In February the Bureau of Land Management auctioned for lease several thousand acres in San Miguel County for oil and gas drilling, of which several lots of approximately 1,000 acres each were put up for lease in subdivisions near Miramonte Reservoir and Gurley Lake Reservoir on Wright's Mesa. The next quarterly auction will take place in May.
The leases sold by the BLM typically last for 10 years. The federal government owns the oil and gas rights to much private land and private land owners, who typically own only the surface of the land, have little to no say in the matter.
"The most alarming part is that property owners don't even know when the subsurface rights are being auctioned," said Curtis Odom, a property owner in Miramonte Ranches and treasurer of that subdivision's homeowners association. "It turns out that when the government does a ten year lease for one of these oil producers, during that time they are given the right to go after what might lie under the surface. The rights of the surface owners are secondary to the rights of the subsurface owner. You can't stop them essentially. The present balance is out of whack."
As a property owner and representative of the HOA, Odom has been trying furiously to get up to speed with the gas lease situation. An architect with an office in Norwood, Odom lives in a house he designed and built in Miramonte Ranches four years ago.
In addition to the threat of seeing an oil rig sprout in his backyard, Odom also pointed to the fact that the area around Miramonte Reservoir and Gurley Reservoir is Gunnison Sage-grouse habitat. Moreover, the Gurley is a source water protection area and the reservoir provides drinking water for many Wright's Mesa residents.
"It is the principle source water area for the entire Wright's Mesa area," said Odom. "If there is a problem they will spoil the source water area. Imagine the repercussions."
Odom is also alarmed by the strength of the law that backs oil producers when they decide to come onto private property.
"Let's say they found a gas pocket and want to come in," he said. "Under the present law they are obligated to negotiate with surface property owners in good faith. In reality, if you sit down as a surface owner with these guys and they don't feel like they are being negotiated with properly, at any time they can simply leave the table and simply bond around it."
Duke Cox, a home builder in Grand Junction and president of the Grand Valley Citizens Alliance, agrees that surface owners have few rights.
"With the leases, they say, 'Here is the deal. We have the right to come on to your property, but because we are so nice, we'll give you a check for $5,000. We can do anything we want, build roads and pipelines, put in compressors, and if you don't like it, tough.' People are intimidated and scared and they sign the surface use agreement. Statutorily the industry is allowed to write a $2,000 bond per acre."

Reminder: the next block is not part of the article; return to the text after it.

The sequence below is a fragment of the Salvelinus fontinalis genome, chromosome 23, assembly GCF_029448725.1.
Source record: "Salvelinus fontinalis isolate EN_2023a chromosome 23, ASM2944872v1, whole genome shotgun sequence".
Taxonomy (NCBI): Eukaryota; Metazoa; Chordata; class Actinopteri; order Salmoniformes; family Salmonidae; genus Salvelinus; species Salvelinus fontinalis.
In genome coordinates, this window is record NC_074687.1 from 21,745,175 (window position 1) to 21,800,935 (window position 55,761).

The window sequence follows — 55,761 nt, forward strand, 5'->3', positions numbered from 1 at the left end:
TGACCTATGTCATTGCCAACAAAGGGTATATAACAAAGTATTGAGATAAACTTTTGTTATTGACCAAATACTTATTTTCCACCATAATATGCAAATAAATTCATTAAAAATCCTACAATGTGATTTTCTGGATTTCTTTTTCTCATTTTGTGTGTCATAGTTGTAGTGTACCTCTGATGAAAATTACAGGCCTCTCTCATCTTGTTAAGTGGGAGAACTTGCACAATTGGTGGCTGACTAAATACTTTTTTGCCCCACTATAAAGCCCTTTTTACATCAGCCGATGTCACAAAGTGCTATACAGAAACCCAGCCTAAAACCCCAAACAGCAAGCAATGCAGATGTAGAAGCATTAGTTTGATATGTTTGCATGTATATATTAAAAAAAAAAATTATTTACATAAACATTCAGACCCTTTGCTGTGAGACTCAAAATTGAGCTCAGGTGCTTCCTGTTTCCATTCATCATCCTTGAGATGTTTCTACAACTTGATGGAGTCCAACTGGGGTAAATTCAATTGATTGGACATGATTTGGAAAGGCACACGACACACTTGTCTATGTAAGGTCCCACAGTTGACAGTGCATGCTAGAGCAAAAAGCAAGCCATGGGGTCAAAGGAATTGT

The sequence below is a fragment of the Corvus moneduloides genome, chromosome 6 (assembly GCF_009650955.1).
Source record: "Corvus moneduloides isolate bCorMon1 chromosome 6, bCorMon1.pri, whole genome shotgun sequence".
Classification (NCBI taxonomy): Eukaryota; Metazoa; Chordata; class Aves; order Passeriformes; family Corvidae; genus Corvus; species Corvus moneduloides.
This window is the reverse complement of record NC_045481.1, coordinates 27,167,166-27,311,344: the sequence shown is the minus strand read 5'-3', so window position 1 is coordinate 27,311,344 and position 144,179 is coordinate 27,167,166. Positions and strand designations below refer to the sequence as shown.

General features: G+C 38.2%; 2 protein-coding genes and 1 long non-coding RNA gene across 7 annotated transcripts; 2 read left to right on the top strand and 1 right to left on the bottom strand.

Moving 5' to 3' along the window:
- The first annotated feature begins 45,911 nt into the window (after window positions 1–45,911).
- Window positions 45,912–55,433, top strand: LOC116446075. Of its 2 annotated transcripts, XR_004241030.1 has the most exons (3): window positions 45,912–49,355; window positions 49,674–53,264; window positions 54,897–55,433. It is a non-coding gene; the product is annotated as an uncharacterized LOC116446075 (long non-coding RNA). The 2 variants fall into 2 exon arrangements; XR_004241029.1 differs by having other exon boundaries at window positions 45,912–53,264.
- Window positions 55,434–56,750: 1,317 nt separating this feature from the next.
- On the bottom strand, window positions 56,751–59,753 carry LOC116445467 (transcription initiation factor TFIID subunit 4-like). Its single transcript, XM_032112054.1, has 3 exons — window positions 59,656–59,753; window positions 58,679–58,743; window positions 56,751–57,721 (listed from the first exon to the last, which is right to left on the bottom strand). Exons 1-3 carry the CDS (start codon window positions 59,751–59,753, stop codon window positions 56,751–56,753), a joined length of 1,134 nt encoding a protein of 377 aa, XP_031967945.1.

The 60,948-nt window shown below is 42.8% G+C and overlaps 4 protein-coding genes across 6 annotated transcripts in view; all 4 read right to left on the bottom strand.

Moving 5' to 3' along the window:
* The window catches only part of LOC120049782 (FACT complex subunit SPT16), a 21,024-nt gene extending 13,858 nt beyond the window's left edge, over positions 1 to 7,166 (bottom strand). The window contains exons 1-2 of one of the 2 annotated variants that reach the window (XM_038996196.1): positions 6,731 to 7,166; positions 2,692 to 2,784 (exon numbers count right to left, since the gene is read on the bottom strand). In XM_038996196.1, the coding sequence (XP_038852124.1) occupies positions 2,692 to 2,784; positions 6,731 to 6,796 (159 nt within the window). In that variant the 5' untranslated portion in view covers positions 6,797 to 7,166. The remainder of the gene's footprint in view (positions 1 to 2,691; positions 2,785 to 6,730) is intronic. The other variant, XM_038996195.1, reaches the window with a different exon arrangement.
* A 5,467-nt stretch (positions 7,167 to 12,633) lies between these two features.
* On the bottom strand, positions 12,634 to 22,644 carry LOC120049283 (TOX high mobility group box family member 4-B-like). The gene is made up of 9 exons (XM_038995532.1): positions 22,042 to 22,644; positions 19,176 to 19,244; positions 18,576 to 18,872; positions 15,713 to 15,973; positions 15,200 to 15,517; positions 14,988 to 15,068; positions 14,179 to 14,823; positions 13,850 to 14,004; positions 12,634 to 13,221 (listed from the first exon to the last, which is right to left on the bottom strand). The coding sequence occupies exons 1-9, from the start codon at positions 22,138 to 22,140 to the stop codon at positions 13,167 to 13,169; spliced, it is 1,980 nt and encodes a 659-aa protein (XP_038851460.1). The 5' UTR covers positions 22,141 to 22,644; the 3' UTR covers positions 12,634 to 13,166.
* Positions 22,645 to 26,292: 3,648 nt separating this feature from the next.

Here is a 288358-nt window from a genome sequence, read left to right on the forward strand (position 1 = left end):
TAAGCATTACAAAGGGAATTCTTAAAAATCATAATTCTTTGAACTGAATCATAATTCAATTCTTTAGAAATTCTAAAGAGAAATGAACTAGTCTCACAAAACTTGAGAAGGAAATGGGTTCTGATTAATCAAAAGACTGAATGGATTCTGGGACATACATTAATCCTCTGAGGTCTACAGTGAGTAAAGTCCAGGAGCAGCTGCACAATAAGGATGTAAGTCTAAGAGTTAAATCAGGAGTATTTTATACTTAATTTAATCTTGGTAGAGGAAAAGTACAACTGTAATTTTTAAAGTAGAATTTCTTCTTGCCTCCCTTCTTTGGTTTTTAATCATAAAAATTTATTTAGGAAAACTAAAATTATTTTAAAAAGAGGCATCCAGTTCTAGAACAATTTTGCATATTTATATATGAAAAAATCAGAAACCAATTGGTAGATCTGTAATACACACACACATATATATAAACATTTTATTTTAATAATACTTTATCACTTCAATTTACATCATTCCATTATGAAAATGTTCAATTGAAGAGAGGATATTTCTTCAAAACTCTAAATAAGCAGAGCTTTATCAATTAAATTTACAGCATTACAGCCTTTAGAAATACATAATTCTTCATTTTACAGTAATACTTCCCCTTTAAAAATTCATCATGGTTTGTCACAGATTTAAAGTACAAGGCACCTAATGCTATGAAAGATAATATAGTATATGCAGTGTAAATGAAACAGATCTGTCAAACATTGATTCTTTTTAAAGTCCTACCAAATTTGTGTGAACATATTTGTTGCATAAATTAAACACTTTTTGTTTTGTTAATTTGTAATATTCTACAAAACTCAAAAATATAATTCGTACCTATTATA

Cox, as a home builder and member of Western Colorado Congress (of which the Grand Valley Citizens Alliance is a part), has been part of a movement to change Colorado law and strengthen the hand of surface owners. That bill, House Bill 1208 sponsored by Kathleen Curry, recently died in committee by one vote. The bill would have provided surface rights owners more protections than they have now.
Though the bill did not make it out of committee, there is a push now to put a citizen's initiated question on the November ballot, Cox said.
Miramonte Ranches and other Wright's Mesa subdivisions sent representatives to the February BLM auction to bid on the leases, but the sale price, $130 per acre, was far above what the property owners felt they could pay. The leases are typically sold in large lots and, indeed, these leases represented lots of approximately 1,000 acres, said Odom.
"We were willing to go to $17 an acre," he said.
In response to growing concerns about an increasing number of oil and gas leases in San Miguel County, the county is holding a seminar on Tuesday, May 3, 6-8 p.m. at the Norwood Community Center. Brian Macke, director of the Colorado Oil and Gas Commission, will be present to talk about state regulations. Jamie Sellar-Baker, assistant director of the Dolores office of the BLM will talk about federal process and regulations. Mike Rozycki, county planner, will also be on hand to talk about county regulations.
A second seminar will be held on Monday, May 9, 6-8:30 p.m. at the Norwood Community Center. That seminar, organized by Western Colorado Congress, will focus on what landowners can do to protect themselves. A presentation and question and answer session will be led by Western Colorado Congress energy organizer DeeAnna Woolston, Carolyn Lamb, an attorney with the Oil and Gas Accountability Project, and a landowner from Garfield County who has been impacted by gas drilling projects.